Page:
When a client or colleague replies to a previous email in a short amount of time, let them know and thank them. If the reply wasn’t quick, simply removing “prompt” will work, or, you can opt for, “Thank you for getting back to me.”
If you have asked someone for information, and they took the time to send it to you, use this sentence to demonstrate that you value what they’ve done. Again, you can use “about” or “regarding” to refer to the specific information provided. For example, “Thank you for the information about your current pricing.”
If someone has gone out of their way to help you, thank them! If you want to offer more specific recognition for what they have done, follow this sentence with, “I really appreciate your help in resolving the problem.”
Even if a client or manager writes to express some concerns they have regarding your work, you can still thank them. This shows that you value their input and will take their concerns seriously. Alternatively, you may wish to use, “Thank you for your feedback.”
While thank yous at the beginning of an email are typically written to thank the reader for past actions, thank yous at the end of an email tend to imply you are thanking the reader for a future action. By showing your appreciation in advance, you are more likely to get a positive reaction.
If you need the reader to cooperate by assisting you with something, then thank them in advance for their cooperation. You can add the expression “in advance” to this sentence and say “Thank you in advance for your cooperation.”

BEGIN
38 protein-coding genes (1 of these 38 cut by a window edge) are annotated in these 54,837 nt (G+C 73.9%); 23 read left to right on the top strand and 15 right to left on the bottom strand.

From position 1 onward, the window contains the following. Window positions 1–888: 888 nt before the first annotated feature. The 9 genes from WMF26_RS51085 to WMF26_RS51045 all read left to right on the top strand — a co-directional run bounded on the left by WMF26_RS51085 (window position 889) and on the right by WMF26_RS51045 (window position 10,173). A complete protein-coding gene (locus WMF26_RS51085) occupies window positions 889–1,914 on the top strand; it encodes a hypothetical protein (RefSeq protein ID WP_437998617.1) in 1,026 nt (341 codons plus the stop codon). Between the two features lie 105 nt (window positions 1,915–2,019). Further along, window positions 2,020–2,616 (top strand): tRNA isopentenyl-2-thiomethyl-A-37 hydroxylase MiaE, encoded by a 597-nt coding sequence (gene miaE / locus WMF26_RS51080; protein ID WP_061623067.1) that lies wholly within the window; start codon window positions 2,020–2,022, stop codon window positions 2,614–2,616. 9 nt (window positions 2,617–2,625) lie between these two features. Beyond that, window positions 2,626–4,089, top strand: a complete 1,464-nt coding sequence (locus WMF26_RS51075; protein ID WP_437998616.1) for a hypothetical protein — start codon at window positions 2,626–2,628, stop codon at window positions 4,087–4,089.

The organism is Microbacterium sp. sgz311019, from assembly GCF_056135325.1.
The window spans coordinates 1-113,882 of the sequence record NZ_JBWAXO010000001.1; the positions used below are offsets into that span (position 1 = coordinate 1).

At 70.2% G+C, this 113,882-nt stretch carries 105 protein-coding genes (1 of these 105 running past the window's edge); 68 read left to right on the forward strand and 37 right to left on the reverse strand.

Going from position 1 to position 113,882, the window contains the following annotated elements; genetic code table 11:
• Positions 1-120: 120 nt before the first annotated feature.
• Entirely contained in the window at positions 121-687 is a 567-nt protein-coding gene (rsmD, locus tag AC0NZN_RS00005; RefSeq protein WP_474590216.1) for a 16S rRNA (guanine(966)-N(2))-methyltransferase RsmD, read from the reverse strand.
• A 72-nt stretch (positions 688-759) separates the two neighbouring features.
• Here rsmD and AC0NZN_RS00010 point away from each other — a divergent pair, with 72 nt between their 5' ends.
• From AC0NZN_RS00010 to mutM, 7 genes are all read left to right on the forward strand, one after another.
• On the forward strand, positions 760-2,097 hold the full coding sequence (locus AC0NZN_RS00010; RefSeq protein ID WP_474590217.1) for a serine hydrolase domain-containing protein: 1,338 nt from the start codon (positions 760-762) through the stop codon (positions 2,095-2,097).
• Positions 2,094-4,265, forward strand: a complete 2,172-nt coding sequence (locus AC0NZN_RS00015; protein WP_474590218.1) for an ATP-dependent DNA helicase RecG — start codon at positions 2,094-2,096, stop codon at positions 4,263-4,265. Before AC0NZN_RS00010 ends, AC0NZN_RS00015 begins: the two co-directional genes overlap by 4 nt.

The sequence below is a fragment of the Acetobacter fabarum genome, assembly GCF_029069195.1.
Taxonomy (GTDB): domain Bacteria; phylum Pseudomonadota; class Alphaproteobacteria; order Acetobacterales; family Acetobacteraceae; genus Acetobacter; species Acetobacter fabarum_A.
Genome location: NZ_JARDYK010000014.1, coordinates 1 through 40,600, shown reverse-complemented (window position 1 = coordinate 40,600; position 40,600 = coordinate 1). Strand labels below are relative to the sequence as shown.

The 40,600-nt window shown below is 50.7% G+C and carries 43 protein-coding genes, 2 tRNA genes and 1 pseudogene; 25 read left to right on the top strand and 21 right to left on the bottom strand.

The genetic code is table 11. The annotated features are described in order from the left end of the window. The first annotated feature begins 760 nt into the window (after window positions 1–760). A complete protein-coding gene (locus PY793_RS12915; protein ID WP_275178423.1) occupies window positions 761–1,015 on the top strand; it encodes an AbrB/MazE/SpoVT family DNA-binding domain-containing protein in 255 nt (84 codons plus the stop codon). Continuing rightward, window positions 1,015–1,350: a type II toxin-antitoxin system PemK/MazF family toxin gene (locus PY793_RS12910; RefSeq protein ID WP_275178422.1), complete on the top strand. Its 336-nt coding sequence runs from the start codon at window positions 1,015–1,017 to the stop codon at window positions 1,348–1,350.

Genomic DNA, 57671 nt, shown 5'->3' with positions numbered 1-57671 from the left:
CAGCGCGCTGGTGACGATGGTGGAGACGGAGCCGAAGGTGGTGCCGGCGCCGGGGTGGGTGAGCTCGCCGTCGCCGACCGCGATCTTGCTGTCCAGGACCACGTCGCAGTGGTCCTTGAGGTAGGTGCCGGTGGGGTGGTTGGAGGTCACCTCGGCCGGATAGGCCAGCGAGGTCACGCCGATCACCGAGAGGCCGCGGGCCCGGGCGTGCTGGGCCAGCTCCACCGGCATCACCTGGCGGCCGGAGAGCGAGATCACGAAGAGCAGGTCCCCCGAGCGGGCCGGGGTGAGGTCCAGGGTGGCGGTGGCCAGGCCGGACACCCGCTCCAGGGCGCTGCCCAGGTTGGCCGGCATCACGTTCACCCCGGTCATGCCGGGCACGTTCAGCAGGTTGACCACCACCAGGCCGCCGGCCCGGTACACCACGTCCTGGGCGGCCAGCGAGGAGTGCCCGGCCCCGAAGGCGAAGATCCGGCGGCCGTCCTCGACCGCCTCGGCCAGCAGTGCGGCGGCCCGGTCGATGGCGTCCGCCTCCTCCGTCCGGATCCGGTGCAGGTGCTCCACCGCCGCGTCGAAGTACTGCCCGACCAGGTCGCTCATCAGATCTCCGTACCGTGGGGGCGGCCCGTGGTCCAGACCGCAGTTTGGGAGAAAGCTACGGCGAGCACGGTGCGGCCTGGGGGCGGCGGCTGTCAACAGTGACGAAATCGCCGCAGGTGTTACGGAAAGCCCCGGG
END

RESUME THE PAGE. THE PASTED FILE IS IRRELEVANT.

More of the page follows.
Similar to above, this sentence implies that you would appreciate the readers’ further assistance. This expression also shows that the request you have made is important and that the reader should pay special attention to it.
This sentence isn’t to congratulate the reader on understanding the words you have written. We use this sentence to say “Thank you” in advance if we have done something or requested something that may cause inconvenience to the reader.
If you are requesting a benefit or an opportunity, such as when you apply for a new job, end your email with this sentence.
This sentence, which is used at the end, is a bit different from those above. Use this if you have already thanked the reader at the beginning of the email, but due to their great efforts, you wish to thank them again for their past actions.
Now you know how to say “thank you” in an English email, the only question left is who you want to thank.
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Wil is a writer, teacher, learning technologist and keen language learner. He’s taught English in classrooms and online for nearly 10 years, trained teachers in using classroom and web technology, and written e-learning materials for several major websites. He speaks four languages and is currently looking for another one to start learning.
You're welcome. No problem. No worries. Don't mention it. My pleasure. Anytime. It was the least I could do. Glad to help. Sure! Thank you. (use this when you.
In common conversation in the US Midwest I rarely hear "Not at all" or "Don't mention it." "No problem" is very common, and "You're welcome" is also pretty well-used.
My personal usage:
I use "Not at all," "Don't mention it," and "No problem" when the activity I'm being thanked for was really no big deal. I use "My pleasure" when emphasizing that I'm happy to be of assistance (often in a customer service context), and "You're welcome" when the action prompting the thanks was a little bit of a bother. In essence I use different phrases to indicate how "thanks-worthy" the activity was.
That's probably not common usage, though.
I think I misrepresented what I originally meant, so here's a little clarification.
If someone thanks me for something I always do (for instance I always cook dinner in our house) then I would say "No problem" or "My pleasure" depending on context. If I did a chore that was someone else's responsibility, I would say "You're welcome" even if I was happy to have done it, because it took an extra effort on my part, not because it was a "bother."
There is a relatively new study that claims people who say things such as "no problem" in reply to "thank you," are essentially saying that the.